Ede, Lisa, Paula Gillespie, and Brad Hughes. “The 2008 IWCA Summer Institute at UW- Madison: Some Reflections from Lake Mendota.” International Writing Centers Association Website. 14 Feb. 2009. (13 Aug. 2009).

The three of us, co-chairs of the 6th Annual IWCA Summer Institute which was held in July 2008 at the University of Wisconsin-Madison, wanted to offer a behind-the-scenes look at some of the planning and philosophy behind that year’s summer institute. We wanted to share some of the highlights of an exciting week spent learning together with a great group of leaders and equally wonderful participants from around the world. By writing this piece we were also deeply committed to sharing the institute with a broad writing center audience, which we tried to do in many ways during the institute itself—by, for example, creating an institute blog and by webcasting one of the institute’s sessions. Our collaboration was extraordinarily intense, productive, and rewarding (personally and professionally), and we felt that it could be useful to document that. Also, it felt momentous to Lisa that the SI had returned to Madison, where Paula and Brad co-chaired the first SI in 2003. We had originally planned to publish this piece in the print version of the IWCA Update, but the newsletter switched to electronic form with the launch of the new IWCA website, and we were eager to contribute to the new site. Over a long period of time while we juggled too many other work responsibilities—starting in August and finally finishing in December—we outlined the article collaboratively, divided responsibility for drafting various sections, used Google docs and email to co-write and exchange drafts and revise, and we fought over the order of names, all trying to go last. It was such a joy to write this because it allowed us to re-live and cast into language one of the most delightful experiences of our professional lives.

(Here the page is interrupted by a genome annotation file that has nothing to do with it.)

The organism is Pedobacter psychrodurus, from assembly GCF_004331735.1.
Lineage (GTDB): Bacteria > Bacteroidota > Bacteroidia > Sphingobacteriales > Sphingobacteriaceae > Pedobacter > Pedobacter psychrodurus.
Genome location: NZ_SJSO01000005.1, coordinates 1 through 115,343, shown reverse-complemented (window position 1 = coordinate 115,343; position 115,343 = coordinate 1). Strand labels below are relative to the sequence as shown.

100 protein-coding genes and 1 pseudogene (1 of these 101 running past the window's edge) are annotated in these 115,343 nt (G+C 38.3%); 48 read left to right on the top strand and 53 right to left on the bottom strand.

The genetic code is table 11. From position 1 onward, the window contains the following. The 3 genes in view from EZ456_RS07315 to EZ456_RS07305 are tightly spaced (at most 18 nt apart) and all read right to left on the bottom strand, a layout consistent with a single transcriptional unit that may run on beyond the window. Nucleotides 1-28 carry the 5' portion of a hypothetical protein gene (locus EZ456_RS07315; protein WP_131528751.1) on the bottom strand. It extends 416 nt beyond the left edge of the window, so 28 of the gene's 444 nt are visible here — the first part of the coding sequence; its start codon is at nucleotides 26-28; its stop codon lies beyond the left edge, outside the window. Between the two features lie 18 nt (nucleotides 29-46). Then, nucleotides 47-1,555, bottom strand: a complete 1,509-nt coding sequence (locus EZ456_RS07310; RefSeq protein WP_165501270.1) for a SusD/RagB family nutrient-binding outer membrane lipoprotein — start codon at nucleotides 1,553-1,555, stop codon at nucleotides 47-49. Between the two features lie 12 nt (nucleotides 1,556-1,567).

Fallon, Brian and Moira Ozias. “Top 10 Reasons Summer Institute is Like Summer Camp (or ‘Toward a Higher Risk, Higher Yield Model of Camp WC’).” The Writing Lab Newsletter 30.9 (2006): 6-7. Print.